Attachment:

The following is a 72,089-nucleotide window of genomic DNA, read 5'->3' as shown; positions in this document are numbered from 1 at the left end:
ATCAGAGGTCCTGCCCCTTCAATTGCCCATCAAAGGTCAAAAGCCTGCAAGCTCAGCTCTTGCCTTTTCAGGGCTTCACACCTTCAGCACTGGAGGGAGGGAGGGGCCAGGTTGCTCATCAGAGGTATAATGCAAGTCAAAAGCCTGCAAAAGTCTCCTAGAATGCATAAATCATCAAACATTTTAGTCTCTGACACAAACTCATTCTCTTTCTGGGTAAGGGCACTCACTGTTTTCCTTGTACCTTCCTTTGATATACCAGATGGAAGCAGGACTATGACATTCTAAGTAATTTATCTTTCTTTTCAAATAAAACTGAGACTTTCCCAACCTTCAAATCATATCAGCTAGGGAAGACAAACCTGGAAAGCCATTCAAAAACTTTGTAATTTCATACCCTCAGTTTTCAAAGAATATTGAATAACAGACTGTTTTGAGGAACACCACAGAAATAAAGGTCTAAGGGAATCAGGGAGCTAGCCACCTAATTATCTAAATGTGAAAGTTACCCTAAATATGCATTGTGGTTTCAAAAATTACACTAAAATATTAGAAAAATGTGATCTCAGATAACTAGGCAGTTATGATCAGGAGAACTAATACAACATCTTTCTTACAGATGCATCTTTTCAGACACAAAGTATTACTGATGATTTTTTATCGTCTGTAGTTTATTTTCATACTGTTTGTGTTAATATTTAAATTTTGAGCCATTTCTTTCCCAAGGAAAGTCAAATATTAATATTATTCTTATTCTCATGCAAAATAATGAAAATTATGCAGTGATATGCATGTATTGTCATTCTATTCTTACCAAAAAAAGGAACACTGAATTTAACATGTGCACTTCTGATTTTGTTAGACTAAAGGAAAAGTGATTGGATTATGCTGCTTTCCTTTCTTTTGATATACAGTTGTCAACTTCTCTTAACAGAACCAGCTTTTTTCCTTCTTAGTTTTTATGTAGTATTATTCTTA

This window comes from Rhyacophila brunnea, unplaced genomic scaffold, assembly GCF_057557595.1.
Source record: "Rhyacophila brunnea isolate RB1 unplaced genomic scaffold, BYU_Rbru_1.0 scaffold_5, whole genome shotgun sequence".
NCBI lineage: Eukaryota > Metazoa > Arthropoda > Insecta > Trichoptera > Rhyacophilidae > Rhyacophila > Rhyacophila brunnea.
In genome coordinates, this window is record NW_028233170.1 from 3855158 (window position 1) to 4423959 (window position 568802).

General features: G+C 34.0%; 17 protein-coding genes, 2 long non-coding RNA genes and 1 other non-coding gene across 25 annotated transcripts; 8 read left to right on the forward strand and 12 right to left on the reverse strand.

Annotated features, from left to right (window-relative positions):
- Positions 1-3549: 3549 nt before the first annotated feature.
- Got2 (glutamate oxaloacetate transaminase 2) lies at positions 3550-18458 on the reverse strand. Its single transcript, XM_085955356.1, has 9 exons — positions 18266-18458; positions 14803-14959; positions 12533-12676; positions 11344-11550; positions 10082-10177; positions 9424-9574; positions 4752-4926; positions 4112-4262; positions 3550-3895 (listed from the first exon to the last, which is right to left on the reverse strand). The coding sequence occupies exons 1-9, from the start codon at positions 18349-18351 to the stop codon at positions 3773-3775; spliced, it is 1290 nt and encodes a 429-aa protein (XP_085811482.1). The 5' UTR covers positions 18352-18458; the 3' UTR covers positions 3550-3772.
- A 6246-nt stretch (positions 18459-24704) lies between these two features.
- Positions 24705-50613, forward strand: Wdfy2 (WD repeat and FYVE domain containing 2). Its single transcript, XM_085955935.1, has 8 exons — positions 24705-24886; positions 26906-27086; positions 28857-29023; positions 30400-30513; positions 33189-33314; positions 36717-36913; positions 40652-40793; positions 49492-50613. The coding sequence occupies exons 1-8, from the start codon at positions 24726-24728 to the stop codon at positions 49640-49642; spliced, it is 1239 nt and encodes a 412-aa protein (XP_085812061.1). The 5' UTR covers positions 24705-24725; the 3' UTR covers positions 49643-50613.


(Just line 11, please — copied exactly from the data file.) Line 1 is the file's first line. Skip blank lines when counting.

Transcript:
- A 6246-nt stretch (positions 18459-24704) lies between these two features.